Tuesday, July 7, 2009

Taking advantage of Tomatoes

Okay, first off: Psychgrad and R not only got married but also finished graduate school in the past month..!! I leave the foodie blog world for 12 months and it turns upside down! Do and I have felt a definite affinity for Psychgrad and R ever since we found them: they're some of the friendliest blogging folks around (along with co-blogger/MOB Giz) and their food/life/career situations seemed pretty similar to ours up until last month. Mazel Tov, you two.

Second thing: Fun new toy: Delicious.com. So last year, we had no good way of collecting and indexing the foodie blog recipes that struck our interest. We knew what blogs to turn to for certain recommendations (Lisa for Vegetarian Indian, for example), but didn't keep a virtual set of recipe clippings anywhere. No longer: delicious.com was made for people like us: it stores blog recipe links (no retyping the recipe or losing the photos), you create your own tags to organize the recipes, and you can share. So far, we're pleased and recommend it to others who collect blog recipes. And if your bored, our budding clippings collection is available at http://delicious.com/PostCollegiateCooking. Sweet!

Back to food. It turns out that none of our stock recipes really show off local, in season summer produce to its best advantage. Fall, Winter, and Spring we're starting to get a handle on, but we've spent the past 5+ summers moving around for internships or research or jobs. It's hard to devote much attention to culinary exploration when living out of a suitcase in a hostel or while driving all one's worldly posessions across the country. So expect to see a lot of tomato, squash, and fruit recipes this month.

Monday's dinner was a tomato and rice soup from Joyce Goldtein's Sephardic Flavors cookbook. To our initial disapointment, the cookbook focuses only on a small subset of Sephardic recipes, those from the eastern Mediterranean (Greece, Turkey, etc.). This recipe is supposedly an adaption of a Ma'min Jews of Salonika.

The recipe is little more than tomatoes and chicken stock, so we set out to acquire the best tomatoes within driving distance. We went to Berkeley Bowl West for the first time. For those not part of the cult (and only those who do not live within driving distance can choose not to be), Berkeley Bowl is the single best grocery store on the face of the planet. Michael Pollan shops there. People drive from the South Bay to shop there. It's supply of fruit and veggies is shocking: common veggies like tomatoes have 8 varieties on display (including heirlooms of peak ripeness), surrounded by shelf after shelf of exotics like yucca, star fruit, cacti leaves, edible flowers, etc. The dried goods sections are just as amazing, particularly their Asian sections. Seriously, if you ever visit the SF Bay Area, even if just for a weekend, you must visit this grocery store. AND, unlike the rest of us poor souls, you can completely bypass the original downtown Berkeley Bowl with its cramped aisles and overcrowded parking. The new one has ample parking, is located in the industrial part of town near the highway, and is freakin' gi-normous. Look Below:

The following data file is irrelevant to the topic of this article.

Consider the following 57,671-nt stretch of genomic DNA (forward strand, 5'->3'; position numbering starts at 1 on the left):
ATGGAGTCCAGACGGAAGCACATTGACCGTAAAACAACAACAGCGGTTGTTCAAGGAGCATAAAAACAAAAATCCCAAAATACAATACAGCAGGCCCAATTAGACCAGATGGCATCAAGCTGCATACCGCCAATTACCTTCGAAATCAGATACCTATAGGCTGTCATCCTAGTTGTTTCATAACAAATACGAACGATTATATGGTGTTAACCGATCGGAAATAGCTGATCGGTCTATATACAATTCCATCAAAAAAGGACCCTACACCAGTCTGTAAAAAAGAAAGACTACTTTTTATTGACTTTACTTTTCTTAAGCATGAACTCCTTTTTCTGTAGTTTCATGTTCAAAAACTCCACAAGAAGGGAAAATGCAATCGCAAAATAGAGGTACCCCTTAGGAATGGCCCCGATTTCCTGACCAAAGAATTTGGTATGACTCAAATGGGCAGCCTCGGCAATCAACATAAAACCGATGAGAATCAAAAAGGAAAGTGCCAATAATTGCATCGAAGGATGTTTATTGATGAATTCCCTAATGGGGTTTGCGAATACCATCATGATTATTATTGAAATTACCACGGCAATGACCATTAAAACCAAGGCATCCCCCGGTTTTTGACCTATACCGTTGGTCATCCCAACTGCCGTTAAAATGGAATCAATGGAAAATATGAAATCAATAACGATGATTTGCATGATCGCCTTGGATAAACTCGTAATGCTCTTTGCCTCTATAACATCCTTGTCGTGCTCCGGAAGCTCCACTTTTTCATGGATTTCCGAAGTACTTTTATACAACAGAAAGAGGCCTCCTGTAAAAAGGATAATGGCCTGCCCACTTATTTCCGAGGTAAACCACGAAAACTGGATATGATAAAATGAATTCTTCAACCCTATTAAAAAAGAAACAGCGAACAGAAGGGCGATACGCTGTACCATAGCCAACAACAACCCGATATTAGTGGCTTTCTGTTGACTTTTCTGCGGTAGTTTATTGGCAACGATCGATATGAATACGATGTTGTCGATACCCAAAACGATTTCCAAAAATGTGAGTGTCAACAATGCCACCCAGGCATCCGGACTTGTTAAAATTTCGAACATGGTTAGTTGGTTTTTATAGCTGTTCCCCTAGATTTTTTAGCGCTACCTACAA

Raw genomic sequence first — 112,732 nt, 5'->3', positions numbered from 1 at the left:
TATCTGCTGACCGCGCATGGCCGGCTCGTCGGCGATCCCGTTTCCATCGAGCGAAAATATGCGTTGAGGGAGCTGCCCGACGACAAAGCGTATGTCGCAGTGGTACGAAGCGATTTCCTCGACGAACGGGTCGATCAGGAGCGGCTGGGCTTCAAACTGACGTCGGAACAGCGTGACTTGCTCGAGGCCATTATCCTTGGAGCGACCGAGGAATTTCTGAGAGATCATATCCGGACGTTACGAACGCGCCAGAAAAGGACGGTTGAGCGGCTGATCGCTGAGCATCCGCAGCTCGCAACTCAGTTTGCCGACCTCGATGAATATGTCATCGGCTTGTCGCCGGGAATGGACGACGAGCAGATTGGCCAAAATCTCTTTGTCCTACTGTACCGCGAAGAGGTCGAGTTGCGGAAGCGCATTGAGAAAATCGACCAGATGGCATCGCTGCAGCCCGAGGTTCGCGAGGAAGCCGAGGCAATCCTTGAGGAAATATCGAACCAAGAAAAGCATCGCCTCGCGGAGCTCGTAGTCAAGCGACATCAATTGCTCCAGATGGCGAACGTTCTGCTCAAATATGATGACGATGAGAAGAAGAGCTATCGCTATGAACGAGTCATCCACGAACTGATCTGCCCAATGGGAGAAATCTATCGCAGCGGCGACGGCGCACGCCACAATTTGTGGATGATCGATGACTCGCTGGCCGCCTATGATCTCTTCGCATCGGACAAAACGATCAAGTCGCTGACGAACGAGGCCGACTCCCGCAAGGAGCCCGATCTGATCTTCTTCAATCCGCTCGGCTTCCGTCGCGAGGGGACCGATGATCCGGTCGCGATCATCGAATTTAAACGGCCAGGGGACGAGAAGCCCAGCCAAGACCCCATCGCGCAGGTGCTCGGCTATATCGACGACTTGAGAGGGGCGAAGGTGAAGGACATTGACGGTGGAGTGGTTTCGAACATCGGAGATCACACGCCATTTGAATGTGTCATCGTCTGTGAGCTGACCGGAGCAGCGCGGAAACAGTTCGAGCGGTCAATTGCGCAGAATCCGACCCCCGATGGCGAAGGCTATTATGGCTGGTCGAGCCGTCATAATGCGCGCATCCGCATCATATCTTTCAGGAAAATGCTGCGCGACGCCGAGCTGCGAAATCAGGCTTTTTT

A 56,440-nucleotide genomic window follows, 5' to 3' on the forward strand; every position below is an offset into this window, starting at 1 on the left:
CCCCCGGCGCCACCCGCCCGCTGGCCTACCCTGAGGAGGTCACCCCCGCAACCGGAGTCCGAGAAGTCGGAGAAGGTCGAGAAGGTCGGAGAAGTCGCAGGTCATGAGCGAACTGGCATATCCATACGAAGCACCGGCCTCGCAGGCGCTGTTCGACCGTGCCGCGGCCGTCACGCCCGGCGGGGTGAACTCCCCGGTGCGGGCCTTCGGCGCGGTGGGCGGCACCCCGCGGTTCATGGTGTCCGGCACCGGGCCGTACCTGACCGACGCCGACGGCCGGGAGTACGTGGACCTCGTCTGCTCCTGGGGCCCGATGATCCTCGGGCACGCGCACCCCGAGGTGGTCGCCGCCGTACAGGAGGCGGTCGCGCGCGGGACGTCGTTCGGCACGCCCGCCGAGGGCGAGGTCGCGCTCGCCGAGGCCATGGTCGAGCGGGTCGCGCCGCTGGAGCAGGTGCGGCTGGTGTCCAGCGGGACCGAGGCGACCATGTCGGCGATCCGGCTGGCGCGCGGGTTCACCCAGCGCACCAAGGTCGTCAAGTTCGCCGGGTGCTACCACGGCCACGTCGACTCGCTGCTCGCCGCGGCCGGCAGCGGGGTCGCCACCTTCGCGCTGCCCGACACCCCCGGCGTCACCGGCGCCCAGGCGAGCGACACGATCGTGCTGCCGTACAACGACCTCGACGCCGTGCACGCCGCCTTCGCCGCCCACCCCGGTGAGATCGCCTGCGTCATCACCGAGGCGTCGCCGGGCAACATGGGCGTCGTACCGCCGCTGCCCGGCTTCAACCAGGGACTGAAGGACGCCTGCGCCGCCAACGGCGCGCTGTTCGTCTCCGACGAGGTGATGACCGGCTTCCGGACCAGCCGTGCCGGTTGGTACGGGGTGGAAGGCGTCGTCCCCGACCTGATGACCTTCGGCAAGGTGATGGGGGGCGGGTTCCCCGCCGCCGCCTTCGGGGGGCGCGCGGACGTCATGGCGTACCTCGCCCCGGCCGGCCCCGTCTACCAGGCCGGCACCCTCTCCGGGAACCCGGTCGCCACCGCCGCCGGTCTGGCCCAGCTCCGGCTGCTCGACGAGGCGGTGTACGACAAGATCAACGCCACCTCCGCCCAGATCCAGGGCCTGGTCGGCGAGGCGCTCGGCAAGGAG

So we
went there to get our heirloom, peak ripeness tomatoes and Do walked out with something like 10 additional pounds of fresh fruit. Anyways, we get back to the apartment, still glowing from our first visit to Berkeley Bowl West, and I set about making the soup... and finish just minutes after Do has finished unpacking our groceries. Now, that says something about how much we bought, but it also says that this is a ridiculously easy and convenient recipe. A trait much appreciated by working grad students.

How did it taste? Refreshing. Like Perfect summer tomatoes, only better. This was no apathetic tomato juice: it had body and slight spicing coming from the chicken stock. The rice and tomato pulp added texture and heartiness. And I thought the lemon wedges were a brilliant addition: zingy, adult, and even slightly exotic to our American palate. I don't think that this recipe will work with anything but the best summer tomatoes, so take advantage and try it now!

Summer Tomato and Rice Soup

2 Tbs Olive Oil
3 lbs very ripe tomatoes, coarsely chopped
3-4 cups chicken stock
1/2 c white rice (add an extra 1/4 if you want an extra hearty soup)
Bold3 Tbs chopped fresh parsley or basil
Lemon wedges

Warm olive oil in a large saucepan over medium heat. Add tomatoes and cook, stirring often and smashing them down with a wooden spoon, until they break down completely into a puree (~10min).

Meanwhile, heat chicken stock to a simmer in a soup pot. Add rice and tomatoes to the pot and bring the mixture to a boil over high heat. Reduce heat to low and simmer uncovered, stirring occasionally, until rice is tender (~15-20min).